Rattray: More than 7,000 people have started health-related petitions on Change.org, covering every health topic imaginable. One of the most popular topics is around medical coverage from major insurers. For example, last year a young man from DC named Jason Warren successfully petitioned Blue Cross Blue Shield to cover his father’s recovery from a heart attack after gathering 190,000 signatures — a shift we have seen many insurers make in response to petitions. Another popular topic is healthy food; in one campaign last year, Bettina Siegel, a mom in Texas, successfully petitioned the USDA to stop packing “pink slime” in school lunches in just one week with more than 250,000 signatures – after health advocates had been working on the issue for 10 years.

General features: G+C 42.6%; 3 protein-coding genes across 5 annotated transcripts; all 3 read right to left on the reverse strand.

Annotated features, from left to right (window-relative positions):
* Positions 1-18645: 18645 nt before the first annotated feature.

VentureBeat: Why is this, in today’s digital age, more powerful than picking up the phone and talking to your representative?
Rattray: There’s still value in many types of civic action, including picking up the phone. But on a phone call, you’re just one person with an opinion. On a petition, you’re a member of a collective movement, and your voice is shared publicly for everyone to see. Even if they want to, there’s no way a government official or company can ignore your comment – it’s like a highly visible time capsule of public sentiment.
Take Jenn McNary, the mother of two boys with a rare, lethal disease, Duchenne Muscular Dystrophy. One of her boys had access to a medical trial for a new drug, and his condition improved dramatically. Her other boy doesn’t have the trial drug, and his muscles are deteriorating rapidly. Soon, he’ll lose all upper body strength, and he won’t be able to eat or drink on his own.